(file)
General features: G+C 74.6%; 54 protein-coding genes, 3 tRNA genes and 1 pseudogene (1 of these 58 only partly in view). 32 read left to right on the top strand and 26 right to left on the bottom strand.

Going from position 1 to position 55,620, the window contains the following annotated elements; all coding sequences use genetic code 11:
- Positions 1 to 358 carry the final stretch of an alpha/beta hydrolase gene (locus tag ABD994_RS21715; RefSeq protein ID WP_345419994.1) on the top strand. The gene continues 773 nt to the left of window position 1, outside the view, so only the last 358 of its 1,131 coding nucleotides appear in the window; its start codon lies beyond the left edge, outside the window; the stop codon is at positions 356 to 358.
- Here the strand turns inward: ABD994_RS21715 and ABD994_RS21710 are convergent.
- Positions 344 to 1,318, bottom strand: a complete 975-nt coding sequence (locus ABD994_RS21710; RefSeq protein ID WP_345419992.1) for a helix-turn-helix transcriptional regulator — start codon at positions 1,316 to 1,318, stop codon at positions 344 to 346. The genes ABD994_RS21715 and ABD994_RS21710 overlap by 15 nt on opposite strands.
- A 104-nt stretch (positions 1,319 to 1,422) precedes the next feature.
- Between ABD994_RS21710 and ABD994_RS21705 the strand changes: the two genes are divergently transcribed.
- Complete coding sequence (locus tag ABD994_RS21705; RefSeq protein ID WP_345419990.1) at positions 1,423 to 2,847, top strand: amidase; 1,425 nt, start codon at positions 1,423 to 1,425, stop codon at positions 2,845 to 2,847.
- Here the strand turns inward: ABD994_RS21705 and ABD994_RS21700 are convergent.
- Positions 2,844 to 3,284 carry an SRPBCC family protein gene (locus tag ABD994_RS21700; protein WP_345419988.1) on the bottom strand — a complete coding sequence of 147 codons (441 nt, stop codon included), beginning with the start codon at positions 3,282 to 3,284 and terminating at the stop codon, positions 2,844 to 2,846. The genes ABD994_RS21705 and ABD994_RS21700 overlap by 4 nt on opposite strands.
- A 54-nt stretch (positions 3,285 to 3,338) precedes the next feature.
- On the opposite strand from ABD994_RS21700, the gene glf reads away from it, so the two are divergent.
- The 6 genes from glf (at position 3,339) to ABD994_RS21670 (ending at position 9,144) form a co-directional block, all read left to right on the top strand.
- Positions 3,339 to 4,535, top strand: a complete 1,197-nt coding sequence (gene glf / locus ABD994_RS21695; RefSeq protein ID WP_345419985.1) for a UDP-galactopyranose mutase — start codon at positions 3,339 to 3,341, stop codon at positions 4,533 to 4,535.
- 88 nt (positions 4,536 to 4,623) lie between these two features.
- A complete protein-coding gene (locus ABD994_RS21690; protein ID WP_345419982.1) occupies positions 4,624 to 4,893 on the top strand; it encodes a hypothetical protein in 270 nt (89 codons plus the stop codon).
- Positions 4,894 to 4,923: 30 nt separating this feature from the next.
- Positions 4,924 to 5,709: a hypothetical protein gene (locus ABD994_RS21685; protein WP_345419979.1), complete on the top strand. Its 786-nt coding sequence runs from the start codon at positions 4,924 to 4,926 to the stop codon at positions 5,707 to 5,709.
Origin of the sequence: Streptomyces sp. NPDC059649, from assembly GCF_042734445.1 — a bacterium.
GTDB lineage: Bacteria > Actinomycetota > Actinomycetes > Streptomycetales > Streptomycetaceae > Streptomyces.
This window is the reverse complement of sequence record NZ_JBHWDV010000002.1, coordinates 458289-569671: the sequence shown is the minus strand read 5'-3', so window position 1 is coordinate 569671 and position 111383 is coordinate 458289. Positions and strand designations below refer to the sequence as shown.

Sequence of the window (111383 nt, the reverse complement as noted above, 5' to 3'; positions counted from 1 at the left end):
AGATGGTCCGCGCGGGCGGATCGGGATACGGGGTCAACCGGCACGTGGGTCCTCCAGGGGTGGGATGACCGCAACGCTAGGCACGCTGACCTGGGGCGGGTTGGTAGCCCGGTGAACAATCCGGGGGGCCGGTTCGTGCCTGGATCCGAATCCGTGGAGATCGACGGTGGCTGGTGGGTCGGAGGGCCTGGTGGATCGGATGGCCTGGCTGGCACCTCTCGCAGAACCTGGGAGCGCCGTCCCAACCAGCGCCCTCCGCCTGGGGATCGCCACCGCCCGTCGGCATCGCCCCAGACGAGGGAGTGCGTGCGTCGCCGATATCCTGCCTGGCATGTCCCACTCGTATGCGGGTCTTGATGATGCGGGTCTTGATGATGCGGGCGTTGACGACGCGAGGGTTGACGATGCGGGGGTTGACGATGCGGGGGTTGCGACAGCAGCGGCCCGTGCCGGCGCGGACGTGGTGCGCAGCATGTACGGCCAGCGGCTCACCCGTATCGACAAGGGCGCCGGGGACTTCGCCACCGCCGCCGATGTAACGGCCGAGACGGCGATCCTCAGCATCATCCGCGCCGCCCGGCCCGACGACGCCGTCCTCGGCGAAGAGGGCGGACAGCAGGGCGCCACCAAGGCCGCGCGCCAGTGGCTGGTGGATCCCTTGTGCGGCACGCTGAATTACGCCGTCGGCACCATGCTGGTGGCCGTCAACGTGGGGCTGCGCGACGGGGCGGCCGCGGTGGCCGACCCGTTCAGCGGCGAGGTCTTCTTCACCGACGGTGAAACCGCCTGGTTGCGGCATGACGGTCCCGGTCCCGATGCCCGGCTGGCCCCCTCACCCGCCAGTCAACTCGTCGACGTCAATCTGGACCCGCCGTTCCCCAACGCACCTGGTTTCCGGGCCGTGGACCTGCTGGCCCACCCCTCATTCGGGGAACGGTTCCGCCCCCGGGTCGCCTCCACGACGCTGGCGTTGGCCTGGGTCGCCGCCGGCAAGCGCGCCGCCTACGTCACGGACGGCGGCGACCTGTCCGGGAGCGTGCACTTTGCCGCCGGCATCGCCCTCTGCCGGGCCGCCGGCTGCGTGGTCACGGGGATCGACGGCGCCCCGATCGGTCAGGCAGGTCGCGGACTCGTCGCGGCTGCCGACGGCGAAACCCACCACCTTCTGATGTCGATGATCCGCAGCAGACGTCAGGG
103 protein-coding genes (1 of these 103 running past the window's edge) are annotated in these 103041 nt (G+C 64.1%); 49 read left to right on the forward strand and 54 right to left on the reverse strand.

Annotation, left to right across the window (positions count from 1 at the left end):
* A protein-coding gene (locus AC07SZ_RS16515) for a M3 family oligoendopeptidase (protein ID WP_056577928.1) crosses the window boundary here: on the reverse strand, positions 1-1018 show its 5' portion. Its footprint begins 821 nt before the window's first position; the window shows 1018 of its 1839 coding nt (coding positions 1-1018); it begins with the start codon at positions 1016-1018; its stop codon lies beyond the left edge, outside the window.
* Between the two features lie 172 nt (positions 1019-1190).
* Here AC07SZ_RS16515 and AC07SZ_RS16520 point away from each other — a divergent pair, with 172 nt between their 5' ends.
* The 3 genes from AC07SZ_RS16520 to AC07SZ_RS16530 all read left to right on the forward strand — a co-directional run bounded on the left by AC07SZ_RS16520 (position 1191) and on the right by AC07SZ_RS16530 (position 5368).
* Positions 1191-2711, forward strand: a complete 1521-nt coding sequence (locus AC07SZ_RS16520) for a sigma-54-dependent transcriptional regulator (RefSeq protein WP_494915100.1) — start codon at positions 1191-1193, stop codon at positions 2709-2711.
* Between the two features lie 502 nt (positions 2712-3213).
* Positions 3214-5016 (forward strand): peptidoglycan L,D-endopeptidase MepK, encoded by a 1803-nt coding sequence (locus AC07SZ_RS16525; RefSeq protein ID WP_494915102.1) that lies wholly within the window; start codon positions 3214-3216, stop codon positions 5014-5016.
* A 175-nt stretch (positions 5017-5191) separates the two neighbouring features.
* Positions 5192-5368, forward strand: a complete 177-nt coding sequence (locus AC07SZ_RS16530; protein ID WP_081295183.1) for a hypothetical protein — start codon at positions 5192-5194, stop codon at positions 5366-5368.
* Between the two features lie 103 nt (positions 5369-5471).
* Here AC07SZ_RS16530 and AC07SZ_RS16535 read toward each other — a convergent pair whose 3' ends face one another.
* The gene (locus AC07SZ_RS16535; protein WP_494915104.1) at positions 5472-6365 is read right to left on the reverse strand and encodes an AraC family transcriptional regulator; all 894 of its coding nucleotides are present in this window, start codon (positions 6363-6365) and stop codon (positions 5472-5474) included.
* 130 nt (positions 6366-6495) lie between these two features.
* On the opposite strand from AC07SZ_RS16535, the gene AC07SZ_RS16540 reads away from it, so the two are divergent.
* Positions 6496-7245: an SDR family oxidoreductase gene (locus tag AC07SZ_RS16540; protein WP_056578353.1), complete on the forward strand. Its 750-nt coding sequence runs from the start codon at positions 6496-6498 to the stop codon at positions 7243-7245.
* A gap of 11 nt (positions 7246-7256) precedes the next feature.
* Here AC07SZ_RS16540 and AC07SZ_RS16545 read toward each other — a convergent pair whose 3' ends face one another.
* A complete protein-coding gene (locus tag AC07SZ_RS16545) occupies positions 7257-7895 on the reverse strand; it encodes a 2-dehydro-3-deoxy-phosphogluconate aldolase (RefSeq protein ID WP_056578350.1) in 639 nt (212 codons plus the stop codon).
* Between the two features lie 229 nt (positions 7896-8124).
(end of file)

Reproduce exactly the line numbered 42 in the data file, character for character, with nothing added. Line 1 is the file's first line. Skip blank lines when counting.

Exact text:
* Here AC07SZ_RS16540 and AC07SZ_RS16545 read toward each other — a convergent pair whose 3' ends face one another.